How Does Pharmaceutical Spending Drive Innovation in Europe?

Article by: Dimitrios Kourouklis and Isobel Firth

A new paper co-authored by OHE’s Dimitrios Kourouklis adds to the evidence on the relationship between pharmaceutical revenue and innovation by looking at the elasticity of early-stage innovation in Europe. An ‘elasticity’ measures the relationship between two factors, i.e., how much y responds to changes x. The paper uses data from 21 EU/OECD member states over a 21-year period from 1999-2019 to measure how the number of pharmaceutical patent applications changes when spending on pharmaceuticals increases. They find that pharmaceutical spending in Europe has a significant impact on patent applications.

Why do we care about the cost of innovation?

Health economists have spent years trying to understand how much innovation costs. Specifically, how much a pharmaceutical company needs to generate in revenue to develop a new medicine that is approved for use in patients. The answer is, of course, that it depends. However, understanding the relationship between revenue and innovation is important to policy makers who want to limit pharmaceutical spending while maintaining incentives for companies to develop the next generation of life saving medicines. OHE’s recent blog series on the US price regulation policy H.R. 3 analyses in detail the tightrope that policy makers walk on when they try to contain pharmaceutical spending without damaging incentives to innovate.

Pharmaceutical innovation is a global activity impacted by revenues from different markets. The US is the most important market for many pharmaceutical investors because revenues in the US are higher than in Europe. European markets use more price-regulation than the US with most European countries using some form of cost-containment policy as reference pricing or value-based pricing for medicines (OECD, 2008, Gandjour, 2013; EFPIA, 2014; Toumi et al., 2014; Panteli et al. 2016). These cost containment policies have drawn criticism from analysts in the who say that other high-income countries are free-riding off the incentives to innovate generated by the US market (Yin 2008; Sood et al., 2009; Dubois et al., 2015; Eger and Mahlich, 2014).

Incentives in Europe matter for pharmaceutical innovation

In the new paper by Kourouklis and Gandjour, the elasticity of early-stage innovation with respect to pharmaceutical spending in Europe is 2.2. This means that a 1% increase in pharmaceutical spending increases the number of patent applications by 2.2%. This estimate is close to the range of elasticities found in other studies looking at early stages of innovation (Blume-Kohout and Sood, 2013) but higher than the elasticities reported by studies looking at a later stage of pharmaceutical innovation, e.g., market launches (e.g., Dubois et al., 2015), when other factors are likely to influence the relationship between revenue and innovation (e.g., firm decisions on R&D strategy).

Kourouklis and Gandjour (2022) also show that European pharmaceutical spending has an impact on pharmaceutical innovation taking place within Europe. Interestingly, they also find that US pharmaceutical industry R&D investments have a negative effect on patents in EU countries, which suggests that collaboration between groups in Europe and the US is rare during early-stage research before a patent has been granted. This backs up previous research establishing that proximity is very important for the kinds of collaborations that take place during early-stage pharmaceutical research (Bignami, Mattsson, and Hoeckman, 2020).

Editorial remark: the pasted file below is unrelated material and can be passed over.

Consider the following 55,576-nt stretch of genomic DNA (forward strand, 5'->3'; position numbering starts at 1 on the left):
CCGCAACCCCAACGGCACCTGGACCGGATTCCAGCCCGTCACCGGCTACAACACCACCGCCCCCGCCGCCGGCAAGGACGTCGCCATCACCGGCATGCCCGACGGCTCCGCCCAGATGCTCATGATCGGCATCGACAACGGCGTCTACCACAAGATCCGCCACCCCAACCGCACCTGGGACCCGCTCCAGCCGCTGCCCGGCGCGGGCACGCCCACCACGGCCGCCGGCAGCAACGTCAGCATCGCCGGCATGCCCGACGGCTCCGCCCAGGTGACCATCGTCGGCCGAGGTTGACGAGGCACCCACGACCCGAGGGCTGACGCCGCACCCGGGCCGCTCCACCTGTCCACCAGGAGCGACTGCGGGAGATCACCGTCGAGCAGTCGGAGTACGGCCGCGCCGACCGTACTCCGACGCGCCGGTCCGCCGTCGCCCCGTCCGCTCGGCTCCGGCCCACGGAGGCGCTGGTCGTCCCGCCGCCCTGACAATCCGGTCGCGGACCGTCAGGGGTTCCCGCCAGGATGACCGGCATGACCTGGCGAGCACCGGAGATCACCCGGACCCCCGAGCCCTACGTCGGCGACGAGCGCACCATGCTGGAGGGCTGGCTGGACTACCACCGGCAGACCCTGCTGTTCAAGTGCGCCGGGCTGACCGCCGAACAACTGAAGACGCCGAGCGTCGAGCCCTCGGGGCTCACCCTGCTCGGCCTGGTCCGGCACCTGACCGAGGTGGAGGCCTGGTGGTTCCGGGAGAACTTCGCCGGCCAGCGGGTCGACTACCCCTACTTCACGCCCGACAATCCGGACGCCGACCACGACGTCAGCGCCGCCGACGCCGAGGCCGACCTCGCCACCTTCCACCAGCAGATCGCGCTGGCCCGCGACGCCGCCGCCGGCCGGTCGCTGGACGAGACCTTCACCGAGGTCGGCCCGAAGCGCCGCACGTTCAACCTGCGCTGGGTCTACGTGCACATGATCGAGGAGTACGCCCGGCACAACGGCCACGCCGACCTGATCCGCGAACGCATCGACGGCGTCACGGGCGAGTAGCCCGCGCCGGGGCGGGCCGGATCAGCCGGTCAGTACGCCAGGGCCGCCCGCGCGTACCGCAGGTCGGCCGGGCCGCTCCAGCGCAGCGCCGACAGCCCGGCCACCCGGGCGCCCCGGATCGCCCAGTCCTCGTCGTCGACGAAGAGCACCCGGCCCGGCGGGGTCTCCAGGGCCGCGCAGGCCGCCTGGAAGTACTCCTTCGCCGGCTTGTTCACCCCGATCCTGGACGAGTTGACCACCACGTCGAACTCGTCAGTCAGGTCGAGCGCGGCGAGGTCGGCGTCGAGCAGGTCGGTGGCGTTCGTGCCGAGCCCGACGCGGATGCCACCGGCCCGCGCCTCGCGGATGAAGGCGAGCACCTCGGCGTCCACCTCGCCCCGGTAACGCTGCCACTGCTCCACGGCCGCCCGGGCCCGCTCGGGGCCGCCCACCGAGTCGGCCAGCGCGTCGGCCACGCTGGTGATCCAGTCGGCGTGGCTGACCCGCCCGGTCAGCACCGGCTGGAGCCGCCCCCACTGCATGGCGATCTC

What does this mean for policy makers?

These findings have two implications for policy makers in Europe interested in pharmaceutical innovation. Firstly, it suggests that European counties cannot rely on the US market generating all the revenues needed to incentivise the early-stage pharmaceutical innovation. Secondly, the amount that Europeans pay for medicines impacts on Europe’s ability to attract early-stage research to Europe who can stimulate national economies.

The full paper was published in Industry and Innovation. If you are interested in reading more about the cost of innovation, OHE’s recent 5-part blog series on the US price containment policy H.R. 3 walks you through the evidence. 

The link to the publication.


Kourouklis, D. and Gandjour, A., 2022. Pharmaceutical spending and early-stage innovation in EU countries. Industry and Innovation, pp.1–30. 10.1080/13662716.2021.2021864.

Related Research

Kourouklis, D., 2021. Public subsidies for R&D and public sector pharmaceutical innovation. Applied Economics, 53(32), pp.3759–3777. 10.1080/00036846.2021.1885614.

Shaikh, M., Del Giudice, P. and Kourouklis, D., 2021. Revisiting the Relationship Between Price Regulation and Pharma-ceutical R&D Investment. Applied Health Economics and Health Policy, 19(2), pp.217–229. 10.1007/s40258-020-00601-9.

Berdud, M., Drummond, M. and Towse, A., 2020. Establishing a reasonable price for an orphan drug. Cost Effectiveness and Resource Allocation, 18(1), p.31. 10.1186/s12962-020-00223-x.

Mestre-Ferrandiz, J., Sussex, J. and Towse, A., 2012. The R&D Cost of a New Medicine. [online] Office of Health Econom-ics. Available at: [Accessed 27 Feb. 2021].

Towse, A. and Sharma, P., 2011. Incentives for R&D for New Antimicrobial Drugs. International Journal of the Econom-ics of Business, 18(2), pp.331–350. 10.1080/13571516.2011.584434.

Danzon, P.M. and Towse, A., 2003. Differential Pricing for Pharmaceuticals: Reconciling Access, R&D and Patents. In-ternational Journal of Health Care Finance and Economics, 3(3), pp.183–205. 10.1023/A:1025384819575.

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